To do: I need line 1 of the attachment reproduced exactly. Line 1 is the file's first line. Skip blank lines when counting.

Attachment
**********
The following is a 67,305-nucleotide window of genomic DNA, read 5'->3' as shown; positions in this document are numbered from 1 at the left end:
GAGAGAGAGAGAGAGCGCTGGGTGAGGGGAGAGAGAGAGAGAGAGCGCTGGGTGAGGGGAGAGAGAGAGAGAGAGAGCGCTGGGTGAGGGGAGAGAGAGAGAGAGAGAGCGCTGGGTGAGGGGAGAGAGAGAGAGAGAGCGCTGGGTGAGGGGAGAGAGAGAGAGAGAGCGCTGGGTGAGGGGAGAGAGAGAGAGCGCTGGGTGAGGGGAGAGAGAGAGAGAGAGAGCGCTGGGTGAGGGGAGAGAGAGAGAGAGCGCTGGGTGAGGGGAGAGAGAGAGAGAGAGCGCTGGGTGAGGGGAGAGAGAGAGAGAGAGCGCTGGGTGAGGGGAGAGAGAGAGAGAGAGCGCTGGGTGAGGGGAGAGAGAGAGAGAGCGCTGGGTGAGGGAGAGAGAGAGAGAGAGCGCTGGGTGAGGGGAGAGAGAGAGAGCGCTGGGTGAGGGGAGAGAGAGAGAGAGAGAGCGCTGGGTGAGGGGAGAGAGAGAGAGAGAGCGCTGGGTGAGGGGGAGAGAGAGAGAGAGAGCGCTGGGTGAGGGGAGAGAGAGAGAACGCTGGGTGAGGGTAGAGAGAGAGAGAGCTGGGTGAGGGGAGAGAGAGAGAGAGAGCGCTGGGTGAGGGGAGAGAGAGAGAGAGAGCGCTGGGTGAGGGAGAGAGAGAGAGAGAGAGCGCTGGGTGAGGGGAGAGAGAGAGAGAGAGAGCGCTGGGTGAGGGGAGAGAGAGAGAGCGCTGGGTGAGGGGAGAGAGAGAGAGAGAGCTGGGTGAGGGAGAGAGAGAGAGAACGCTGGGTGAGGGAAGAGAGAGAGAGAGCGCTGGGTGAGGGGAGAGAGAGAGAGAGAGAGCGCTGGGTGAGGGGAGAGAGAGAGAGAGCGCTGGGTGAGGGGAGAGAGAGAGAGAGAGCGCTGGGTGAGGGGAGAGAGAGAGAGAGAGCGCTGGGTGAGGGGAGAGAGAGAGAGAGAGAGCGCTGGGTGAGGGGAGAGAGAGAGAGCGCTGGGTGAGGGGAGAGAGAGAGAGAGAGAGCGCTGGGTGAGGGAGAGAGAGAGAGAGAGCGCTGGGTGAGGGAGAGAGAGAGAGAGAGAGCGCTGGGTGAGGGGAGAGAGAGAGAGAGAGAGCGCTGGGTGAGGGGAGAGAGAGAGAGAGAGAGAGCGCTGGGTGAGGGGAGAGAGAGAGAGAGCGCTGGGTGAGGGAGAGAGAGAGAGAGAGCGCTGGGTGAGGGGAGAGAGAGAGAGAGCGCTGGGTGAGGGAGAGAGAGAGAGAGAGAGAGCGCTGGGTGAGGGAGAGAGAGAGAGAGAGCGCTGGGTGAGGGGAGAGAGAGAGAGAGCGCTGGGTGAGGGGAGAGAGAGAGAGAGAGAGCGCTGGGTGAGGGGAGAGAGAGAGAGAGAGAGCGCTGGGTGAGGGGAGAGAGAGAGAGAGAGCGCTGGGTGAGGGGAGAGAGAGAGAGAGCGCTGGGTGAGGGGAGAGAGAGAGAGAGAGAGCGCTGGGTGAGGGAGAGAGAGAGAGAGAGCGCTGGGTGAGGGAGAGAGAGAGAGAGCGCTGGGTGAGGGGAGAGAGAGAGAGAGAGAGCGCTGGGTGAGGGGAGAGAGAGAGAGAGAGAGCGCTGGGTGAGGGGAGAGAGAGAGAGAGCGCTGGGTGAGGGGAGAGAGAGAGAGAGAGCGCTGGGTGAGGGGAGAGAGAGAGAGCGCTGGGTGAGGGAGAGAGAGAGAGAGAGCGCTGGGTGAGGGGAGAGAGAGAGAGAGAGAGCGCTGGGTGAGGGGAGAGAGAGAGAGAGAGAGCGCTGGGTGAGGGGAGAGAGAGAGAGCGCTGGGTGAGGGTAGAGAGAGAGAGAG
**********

The following is a 67,305-nucleotide window of genomic DNA, read 5'->3' as shown; positions in this document are numbered from 1 at the left end: